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I chose this title one night, after a long day of rewinding because it looked like one of those indie films I’d heard about. I took it home and popped it into the VCR around midnight. I sat in the living room and watched as some girl with pink hair played guitar. And, at one point, she kissed another girl. In another mind blowing scene, I watched as one licked the other’s stomach. I couldn’t believe what I was seeing. I mean, I’d seen two girls kiss just a year before in this film:

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And why do these two film covers look the same?

Which a friend had recorded from HBO and given to me to watch. I didn’t know why she did. But I came to understand as we aged. (If you’ve seen this film, you know there is some violent sex, rape, and very awful situations, but my focus remained on the girls kissing in the pool)

But this pink haired girl had me very confused. I stayed up all night, rewinding the kiss, the tongue to stomach action, worried that my parents would wake up and find me watching it. I didn’t quite know why it was wrong. I mean, there was no sex in the movie All Over Me, just some kissing and stomach licking. But it seemed dirty. Like I wasn’t supposed to see it. So I watched it in darkness that night and probably 20 more nights as I’d return the movie to the store and sneak it out again, sometimes in a different case.

Not long after that I met a girl. My world started spinning uncontrollably and, to make it worse and more confusing, this movie was on HBO that whole summer:

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I watched it, disgusted. Confused. In silence. I cried. I prayed. I wished I could be someone else. And you know what happened after that.

 

Tonight when I was with some of my rugby friends we started talking about lesbian films. There aren’t that many, so it’s common for lesbians of any age to know most of them. We were in mixed company, though. There were 4 girls who date boys and 3 girls who date girls sitting at the table. The girls who date boys had never heard of any of these films. Meanwhile, we laughed and joked about all that we’d seen. How it seems that any movie with a lesbian lead means she’ll a) kill someone b) kill herself c) turn straight at the end. It’s hard to find films about lesbians that have happy endings.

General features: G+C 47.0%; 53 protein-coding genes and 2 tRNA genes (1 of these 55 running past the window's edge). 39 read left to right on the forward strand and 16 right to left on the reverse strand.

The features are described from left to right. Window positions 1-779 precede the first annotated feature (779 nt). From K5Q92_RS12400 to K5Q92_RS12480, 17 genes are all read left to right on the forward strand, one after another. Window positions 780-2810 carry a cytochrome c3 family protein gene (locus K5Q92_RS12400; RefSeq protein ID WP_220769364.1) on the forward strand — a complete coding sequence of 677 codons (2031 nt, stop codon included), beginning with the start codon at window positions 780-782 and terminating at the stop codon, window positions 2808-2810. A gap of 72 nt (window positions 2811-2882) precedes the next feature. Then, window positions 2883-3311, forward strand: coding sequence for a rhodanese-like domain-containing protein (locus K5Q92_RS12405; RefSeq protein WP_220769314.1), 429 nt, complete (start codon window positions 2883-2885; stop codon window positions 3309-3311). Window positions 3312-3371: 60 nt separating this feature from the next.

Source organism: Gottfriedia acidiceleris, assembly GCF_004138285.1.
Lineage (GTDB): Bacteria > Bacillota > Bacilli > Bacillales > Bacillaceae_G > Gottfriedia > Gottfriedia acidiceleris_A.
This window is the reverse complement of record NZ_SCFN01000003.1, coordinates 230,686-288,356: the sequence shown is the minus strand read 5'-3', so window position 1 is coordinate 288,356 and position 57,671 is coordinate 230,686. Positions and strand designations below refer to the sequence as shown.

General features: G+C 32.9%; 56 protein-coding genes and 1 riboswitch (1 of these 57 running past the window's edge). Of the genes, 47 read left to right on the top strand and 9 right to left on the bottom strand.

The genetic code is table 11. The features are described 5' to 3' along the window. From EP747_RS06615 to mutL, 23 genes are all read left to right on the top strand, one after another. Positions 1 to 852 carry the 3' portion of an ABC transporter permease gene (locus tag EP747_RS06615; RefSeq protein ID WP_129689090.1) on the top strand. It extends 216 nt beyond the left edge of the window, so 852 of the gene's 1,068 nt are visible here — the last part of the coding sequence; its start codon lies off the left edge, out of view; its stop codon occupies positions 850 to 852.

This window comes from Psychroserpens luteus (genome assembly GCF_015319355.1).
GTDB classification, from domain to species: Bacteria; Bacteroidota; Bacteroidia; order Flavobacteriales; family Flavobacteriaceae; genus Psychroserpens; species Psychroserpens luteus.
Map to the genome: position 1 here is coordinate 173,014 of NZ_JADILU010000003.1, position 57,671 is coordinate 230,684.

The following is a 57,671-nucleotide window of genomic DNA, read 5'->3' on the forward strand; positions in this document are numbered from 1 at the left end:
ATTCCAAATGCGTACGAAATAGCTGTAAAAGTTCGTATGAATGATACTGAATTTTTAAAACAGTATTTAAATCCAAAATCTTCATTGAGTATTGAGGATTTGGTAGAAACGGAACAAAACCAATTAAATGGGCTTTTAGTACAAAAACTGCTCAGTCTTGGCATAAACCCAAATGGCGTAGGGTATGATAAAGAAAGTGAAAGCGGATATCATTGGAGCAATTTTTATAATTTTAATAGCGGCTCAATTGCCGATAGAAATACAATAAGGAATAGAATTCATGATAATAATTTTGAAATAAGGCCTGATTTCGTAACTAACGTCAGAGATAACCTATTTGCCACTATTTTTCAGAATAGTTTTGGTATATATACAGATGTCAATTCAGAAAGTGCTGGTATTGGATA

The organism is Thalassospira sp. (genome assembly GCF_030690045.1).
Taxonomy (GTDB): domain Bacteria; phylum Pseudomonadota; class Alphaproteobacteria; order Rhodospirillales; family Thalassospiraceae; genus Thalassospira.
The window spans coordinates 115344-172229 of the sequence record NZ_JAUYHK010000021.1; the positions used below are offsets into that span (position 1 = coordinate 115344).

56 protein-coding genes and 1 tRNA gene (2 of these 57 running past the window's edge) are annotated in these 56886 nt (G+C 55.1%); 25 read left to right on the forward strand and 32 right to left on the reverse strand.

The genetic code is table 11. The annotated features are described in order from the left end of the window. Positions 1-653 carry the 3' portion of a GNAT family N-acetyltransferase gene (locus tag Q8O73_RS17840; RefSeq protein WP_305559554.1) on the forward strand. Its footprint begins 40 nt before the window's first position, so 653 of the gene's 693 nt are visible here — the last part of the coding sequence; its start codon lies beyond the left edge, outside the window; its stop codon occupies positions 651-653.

The straight girls wondered how they missed seeing all these films since the rest of us had seen them. But. I tried to explain, we had to seek them out. To find ourselves mirrored somehow in society. I remember discussing titles with my worldly co-workers in Houston, trying to memorize all that they’d said so I could find and watch all of them. I felt like I was in a secret club.

One of my teammates, who is at least 10 years younger than I, said she used YouTube to watch most of her movies, clip by clip.

I shared that I was lucky to be exposed to a video store and then moved to Houston, met liberal people, worked next to a video store, and had movies like

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come out in the art house theatres. So it was from there that I learned about

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and

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and I also saw

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in the theatre.

I wanted to explain to my everyone at the table how  important it was for me to see myself on a television, to see two girls kiss in some larger narrative (instead of at the gay bar). In my day, there was barely an internet and Ellen was still newly gay. No one even talked about gay marriage. I know some of you must know how this feels– to want to see yourself on a screen. Ultimately, though, I think most people have never yearned for it because it was never missing from their lives. They see themselves in every movie, terrible sit-com, and perfume ad. Every single day.